Save the contents below into a ‘Dockerfile’ file to build a custom NPD image (including ‘curl’)




FROM RUN apt-get update && \ apt-get install -y curl jq && \ apt-get clean





NDP Helm Chart custom values (npd-values.yaml)

Values specific for our example, basically adding the NDP custom plug-in called ‘NodeTaintMonitor’ (please )




settings: custom_monitor_definitions: check-node-taints.json: | { "plugin": "custom", "pluginConfig": { "invoke_interval": "1m", "max_output_length": 80, "concurrency": 1, "enable_message_change_based_condition_update": true }, "source": "node-taint-plugin-monitor", "conditions": [ { "type": "NodeTaintMonitor", "reason": "RemovedNodePoolTaintNotApplied", "message": "Node is not tainted with RemovedNodePool" } ], "rules": [ { "type": "permanent", "condition": "NodeTaintMonitor", "reason": "RemovedNodePoolTaintApplied", "path": "/custom-config/", "args": [ "RemovedNodePool" ] } ] } |- #!/bin/bash OK=0 NOOK=1 UNKNOWN=2 node_name=$NODENAME api_server="https://kubernetes.default.svc.cluster.local" token="/var/run/secrets/" cacert="/var/run/secrets/" taint_key=$1 isTaint=$(curl -sSk \ -H "Authorization: Bearer $(cat $token)" \ --cacert $cacert $api_server/api/v1/nodes/$node_name \ | jq -r 'if .spec.taints != null then .spec.taints[] | select(.key == "'"$taint_key"'") | .key else empty end') \ || { echo "Error occurred while retrieving taints"; exit "${UNKNOWN}"; } if [[ -z "$isTaint" ]]; then echo "Node does not have $taint_key" exit "${OK}" else echo "Node has $taint_key" exit "${NOOK}" fi custom_plugin_monitors: - /custom-config/check-node-taints.json env: - name: NODENAME valueFrom: fieldRef: fieldPath: spec.nodeName





Installing NPD via Helm Chart

To install the NPD Helm Chart, we will follow the instructions provided by the project on GitHub.




# Sets up the NDP image to be used (please update the vars below accordingly to your image registry) export NDP_IMAGE_REPO="$REGISTRY/ndp" export NDP_IMAGE_TAG="v0.8.14-curl" # Sets NPD required RBAC permissions kubectl create clusterrole node-list-role --verb=list --resource=nodes kubectl create clusterrolebinding npd-binding --clusterrole=node-list-role --serviceaccount=npd:npd-node-problem-detector # Add the Delivery Hero helm repository helm repo add deliveryhero # Installs the NPD Helm Chart in the `npd` namespace helm upgrade --install npd deliveryhero/node-problem-detector \ --namespace npd --create-namespace \ --set image.repository="$NDP_IMAGE_REPO" --set image.tag="$NDP_IMAGE_TAG" \ -f ndp-values.yaml # In case you need to uninstall the Helm Chart # helm uninstall --namespace npd npd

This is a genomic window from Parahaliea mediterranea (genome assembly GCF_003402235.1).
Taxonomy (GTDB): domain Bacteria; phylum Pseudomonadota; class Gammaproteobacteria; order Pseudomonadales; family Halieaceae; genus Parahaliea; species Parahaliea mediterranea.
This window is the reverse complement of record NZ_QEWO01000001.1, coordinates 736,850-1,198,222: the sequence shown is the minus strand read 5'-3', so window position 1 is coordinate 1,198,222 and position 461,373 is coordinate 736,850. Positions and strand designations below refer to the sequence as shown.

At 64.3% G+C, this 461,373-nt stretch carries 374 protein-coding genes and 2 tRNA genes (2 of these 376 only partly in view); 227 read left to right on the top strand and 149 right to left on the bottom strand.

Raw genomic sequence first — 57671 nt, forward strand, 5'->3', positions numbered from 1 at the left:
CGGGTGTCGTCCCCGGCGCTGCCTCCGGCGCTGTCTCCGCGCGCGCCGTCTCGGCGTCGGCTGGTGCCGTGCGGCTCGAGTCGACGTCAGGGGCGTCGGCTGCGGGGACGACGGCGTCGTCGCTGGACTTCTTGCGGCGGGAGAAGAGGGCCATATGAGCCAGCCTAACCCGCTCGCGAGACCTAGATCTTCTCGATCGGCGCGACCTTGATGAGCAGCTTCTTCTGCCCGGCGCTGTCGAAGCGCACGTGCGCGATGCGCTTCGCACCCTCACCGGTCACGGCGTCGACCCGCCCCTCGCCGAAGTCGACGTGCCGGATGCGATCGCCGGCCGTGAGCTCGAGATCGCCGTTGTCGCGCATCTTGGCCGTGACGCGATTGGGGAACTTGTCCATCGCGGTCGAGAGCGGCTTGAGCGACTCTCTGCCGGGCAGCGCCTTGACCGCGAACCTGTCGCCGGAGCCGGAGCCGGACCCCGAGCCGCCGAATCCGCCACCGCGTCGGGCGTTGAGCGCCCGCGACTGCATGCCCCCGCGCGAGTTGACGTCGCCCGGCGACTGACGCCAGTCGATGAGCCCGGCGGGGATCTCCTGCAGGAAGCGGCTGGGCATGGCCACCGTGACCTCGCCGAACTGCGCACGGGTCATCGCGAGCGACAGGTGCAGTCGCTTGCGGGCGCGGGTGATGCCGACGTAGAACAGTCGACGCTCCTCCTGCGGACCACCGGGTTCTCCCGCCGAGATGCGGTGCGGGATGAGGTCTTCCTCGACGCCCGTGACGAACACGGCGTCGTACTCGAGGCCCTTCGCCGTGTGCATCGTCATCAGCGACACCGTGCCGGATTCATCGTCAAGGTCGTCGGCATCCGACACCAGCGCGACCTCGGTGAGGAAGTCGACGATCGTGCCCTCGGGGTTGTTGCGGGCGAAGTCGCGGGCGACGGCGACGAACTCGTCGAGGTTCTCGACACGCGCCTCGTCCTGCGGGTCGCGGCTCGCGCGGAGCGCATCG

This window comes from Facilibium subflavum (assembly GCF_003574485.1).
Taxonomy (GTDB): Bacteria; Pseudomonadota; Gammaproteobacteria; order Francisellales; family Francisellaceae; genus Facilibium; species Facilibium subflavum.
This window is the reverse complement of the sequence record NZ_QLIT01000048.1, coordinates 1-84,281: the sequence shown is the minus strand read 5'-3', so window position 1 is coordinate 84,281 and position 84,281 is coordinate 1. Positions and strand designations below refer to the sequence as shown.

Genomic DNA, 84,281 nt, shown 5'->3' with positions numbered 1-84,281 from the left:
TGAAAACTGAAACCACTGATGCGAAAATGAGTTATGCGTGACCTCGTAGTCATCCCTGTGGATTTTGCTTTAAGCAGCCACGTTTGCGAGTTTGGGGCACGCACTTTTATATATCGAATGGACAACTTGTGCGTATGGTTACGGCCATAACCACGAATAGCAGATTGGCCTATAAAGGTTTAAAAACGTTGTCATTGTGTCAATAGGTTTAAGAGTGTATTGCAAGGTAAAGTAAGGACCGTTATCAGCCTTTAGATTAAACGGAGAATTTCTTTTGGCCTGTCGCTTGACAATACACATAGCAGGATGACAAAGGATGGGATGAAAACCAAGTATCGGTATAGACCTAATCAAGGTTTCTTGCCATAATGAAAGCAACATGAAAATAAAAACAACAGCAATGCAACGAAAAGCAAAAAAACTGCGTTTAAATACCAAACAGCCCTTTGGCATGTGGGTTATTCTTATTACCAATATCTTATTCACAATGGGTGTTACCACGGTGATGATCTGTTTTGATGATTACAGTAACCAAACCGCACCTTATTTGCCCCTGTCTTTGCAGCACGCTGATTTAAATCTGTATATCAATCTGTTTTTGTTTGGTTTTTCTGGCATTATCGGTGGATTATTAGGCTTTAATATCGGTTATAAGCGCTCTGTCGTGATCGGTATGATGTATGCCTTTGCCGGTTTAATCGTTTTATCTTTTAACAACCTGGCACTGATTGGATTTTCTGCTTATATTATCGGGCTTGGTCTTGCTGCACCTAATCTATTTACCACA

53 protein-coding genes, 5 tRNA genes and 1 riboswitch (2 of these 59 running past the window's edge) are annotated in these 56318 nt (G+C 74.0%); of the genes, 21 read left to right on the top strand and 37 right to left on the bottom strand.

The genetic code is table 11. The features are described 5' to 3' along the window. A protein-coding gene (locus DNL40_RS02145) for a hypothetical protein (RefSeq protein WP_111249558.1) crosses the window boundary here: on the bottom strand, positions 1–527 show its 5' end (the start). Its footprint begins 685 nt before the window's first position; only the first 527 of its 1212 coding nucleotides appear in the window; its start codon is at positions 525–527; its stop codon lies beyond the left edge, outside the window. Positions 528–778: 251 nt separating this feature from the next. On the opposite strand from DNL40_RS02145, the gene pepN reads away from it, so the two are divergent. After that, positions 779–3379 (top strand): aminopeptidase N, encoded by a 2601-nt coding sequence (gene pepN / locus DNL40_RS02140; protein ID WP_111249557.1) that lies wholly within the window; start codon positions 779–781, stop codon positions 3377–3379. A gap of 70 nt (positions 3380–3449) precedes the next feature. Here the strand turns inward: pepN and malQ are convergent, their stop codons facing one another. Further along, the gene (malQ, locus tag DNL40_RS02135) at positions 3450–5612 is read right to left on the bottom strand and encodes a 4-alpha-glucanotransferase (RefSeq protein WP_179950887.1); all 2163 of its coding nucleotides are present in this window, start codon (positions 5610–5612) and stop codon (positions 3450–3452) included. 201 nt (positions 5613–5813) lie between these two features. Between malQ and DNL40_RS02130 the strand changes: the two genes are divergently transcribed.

Setting up Draino

Draino is no longer being actively maintained. To ensure security and stability, it’s recommended to seek an updated version that includes all the necessary security patches.




# Defines the Draino Git Repo to be used export DRAINO_GIT_REPO= # Created a folder to store the Draino forked repo rm -rf repos/draino charts/draino mkdir -p repos charts git clone $DRAINO_GIT_REPO repos/draino # Copies the Helm Chart from the Git repository cp -r repos/draino/helm/draino/ charts/ # Defines the Draino image to be used (please update the vars below accordingly to your image registry) export DRAINO_IMAGE_REPO="${REGISTRY}/draino" export DRAINO_IMAGE_TAG="v0.1.0_patched" # Builds and publishes the Draino image according to environment variables defined docker build repos/draino/ -t "${DRAINO_IMAGE_REPO}:${DRAINO_IMAGE_TAG}" docker push "${DRAINO_IMAGE_REPO}:${DRAINO_IMAGE_TAG}" # Created the Draino required RBAC permissions kubectl create clusterrole draino-role --verb=get,list,create,update,delete kubectl create clusterrolebinding draino-binding --clusterrole=draino-role --serviceaccount=draino:draino # Deploys the Draino Helm Chart with our specific settings helm upgrade --install draino charts/draino \ --namespace draino --create-namespace \ --set image.repository="$DRAINO_IMAGE_REPO" --set image.tag="$DRAINO_IMAGE_TAG" \ -f draino-values.yaml





Tainting the old node pools




NEW_TAINT="RemovedNodePool=true:NoSchedule" # Get the existing taints for the node pool, join them into a string, or set as empty. TAINTS=$(az aks nodepool show --resource-group $RESOURCEGROUP --cluster-name $CLUSTER --nodepool-name $NP_NAME --query nodeTaints -o tsv | tr -d '\n') # Add the new taint if it doesn't already exist if ! grep -q "$NEW_TAINT" <<< "$TAINTS"; then TAINTS="${TAINTS:+$TAINTS,}$NEW_TAINT" fi # Update the nodepool with the new taints. az aks nodepool update --resource-group $RESOURCEGROUP --cluster-name $CLUSTER --nodepool-name=$NP_NAME --node-taints



We welcome you to try out this demo and let us know how it goes! Questions and feedback can be posted on Azure Linux’s GitHub issues page.